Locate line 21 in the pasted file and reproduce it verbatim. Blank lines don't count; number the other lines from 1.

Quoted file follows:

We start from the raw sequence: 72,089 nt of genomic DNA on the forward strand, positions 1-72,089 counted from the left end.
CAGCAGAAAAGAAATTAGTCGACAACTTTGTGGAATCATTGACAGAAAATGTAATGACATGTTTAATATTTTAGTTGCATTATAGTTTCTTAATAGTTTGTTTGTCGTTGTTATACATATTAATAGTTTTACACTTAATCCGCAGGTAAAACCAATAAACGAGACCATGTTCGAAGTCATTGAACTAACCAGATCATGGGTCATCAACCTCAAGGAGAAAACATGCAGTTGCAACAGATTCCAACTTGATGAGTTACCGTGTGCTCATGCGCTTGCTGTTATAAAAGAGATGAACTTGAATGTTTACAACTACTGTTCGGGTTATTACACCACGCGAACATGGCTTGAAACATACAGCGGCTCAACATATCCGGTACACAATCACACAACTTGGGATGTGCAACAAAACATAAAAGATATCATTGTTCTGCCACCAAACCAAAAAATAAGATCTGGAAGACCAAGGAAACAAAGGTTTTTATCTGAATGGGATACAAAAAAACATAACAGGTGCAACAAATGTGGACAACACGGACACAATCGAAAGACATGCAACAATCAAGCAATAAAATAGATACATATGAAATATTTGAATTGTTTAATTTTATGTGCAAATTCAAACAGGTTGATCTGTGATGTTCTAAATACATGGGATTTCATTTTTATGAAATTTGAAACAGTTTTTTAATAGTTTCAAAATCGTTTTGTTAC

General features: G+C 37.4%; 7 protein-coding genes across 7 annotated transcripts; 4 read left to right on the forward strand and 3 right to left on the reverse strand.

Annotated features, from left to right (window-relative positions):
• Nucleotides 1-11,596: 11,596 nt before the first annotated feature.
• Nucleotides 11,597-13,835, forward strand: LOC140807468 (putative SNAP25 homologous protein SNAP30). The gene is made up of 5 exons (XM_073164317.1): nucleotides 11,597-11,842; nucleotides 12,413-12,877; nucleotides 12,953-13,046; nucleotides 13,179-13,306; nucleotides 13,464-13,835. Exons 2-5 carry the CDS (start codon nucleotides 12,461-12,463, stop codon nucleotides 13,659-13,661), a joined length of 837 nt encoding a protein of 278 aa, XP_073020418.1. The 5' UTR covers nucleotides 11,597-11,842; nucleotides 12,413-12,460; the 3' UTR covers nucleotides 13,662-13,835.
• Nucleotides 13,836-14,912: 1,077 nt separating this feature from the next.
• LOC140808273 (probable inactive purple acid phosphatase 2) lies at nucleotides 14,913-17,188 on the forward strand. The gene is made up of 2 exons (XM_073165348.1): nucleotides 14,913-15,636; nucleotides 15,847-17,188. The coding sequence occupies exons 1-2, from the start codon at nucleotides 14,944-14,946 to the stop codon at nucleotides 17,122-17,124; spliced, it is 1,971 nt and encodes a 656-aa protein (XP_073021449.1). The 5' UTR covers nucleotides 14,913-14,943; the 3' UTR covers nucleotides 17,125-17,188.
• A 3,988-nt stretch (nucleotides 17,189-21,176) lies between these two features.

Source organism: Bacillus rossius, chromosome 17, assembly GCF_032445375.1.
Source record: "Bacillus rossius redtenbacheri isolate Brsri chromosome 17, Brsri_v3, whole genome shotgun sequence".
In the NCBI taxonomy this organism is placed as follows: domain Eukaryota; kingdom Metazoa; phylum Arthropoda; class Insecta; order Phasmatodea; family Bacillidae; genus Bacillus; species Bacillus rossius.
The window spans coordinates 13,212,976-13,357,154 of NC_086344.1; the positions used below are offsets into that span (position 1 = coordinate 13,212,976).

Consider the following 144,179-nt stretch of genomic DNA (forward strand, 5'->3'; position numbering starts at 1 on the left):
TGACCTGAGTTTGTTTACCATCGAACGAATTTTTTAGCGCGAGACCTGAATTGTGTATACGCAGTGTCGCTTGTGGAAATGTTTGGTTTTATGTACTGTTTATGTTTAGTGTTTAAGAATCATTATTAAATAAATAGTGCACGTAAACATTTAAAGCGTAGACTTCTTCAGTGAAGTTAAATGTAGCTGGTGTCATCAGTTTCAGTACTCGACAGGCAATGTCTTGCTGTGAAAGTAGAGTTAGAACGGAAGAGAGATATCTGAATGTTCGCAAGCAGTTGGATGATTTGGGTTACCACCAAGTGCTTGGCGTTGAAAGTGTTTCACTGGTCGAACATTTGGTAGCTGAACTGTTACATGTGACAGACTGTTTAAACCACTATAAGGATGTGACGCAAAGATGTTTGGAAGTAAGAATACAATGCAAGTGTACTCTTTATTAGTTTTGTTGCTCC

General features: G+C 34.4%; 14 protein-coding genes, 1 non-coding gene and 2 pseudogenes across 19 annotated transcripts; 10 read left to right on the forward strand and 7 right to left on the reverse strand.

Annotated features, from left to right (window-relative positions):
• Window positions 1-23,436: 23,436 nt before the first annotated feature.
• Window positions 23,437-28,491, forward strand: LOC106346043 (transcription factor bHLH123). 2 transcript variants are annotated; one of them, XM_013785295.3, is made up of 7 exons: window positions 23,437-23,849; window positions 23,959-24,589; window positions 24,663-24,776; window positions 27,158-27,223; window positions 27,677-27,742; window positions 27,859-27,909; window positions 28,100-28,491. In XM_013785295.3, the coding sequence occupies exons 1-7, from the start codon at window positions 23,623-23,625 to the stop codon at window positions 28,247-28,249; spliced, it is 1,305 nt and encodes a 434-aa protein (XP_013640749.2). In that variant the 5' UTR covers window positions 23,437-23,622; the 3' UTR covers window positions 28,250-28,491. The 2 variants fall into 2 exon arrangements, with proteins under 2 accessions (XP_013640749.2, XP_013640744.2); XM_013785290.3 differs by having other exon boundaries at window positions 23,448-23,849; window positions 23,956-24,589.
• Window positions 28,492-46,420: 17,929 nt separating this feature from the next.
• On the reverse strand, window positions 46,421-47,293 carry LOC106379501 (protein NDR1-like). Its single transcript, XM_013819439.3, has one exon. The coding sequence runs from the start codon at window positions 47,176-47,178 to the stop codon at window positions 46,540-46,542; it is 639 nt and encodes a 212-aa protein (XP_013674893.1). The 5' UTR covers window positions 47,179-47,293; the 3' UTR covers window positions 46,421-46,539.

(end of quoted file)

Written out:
• On the reverse strand, window positions 46,421-47,293 carry LOC106379501 (protein NDR1-like). Its single transcript, XM_013819439.3, has one exon. The coding sequence runs from the start codon at window positions 47,176-47,178 to the stop codon at window positions 46,540-46,542; it is 639 nt and encodes a 212-aa protein (XP_013674893.1). The 5' UTR covers window positions 47,179-47,293; the 3' UTR covers window positions 46,421-46,539.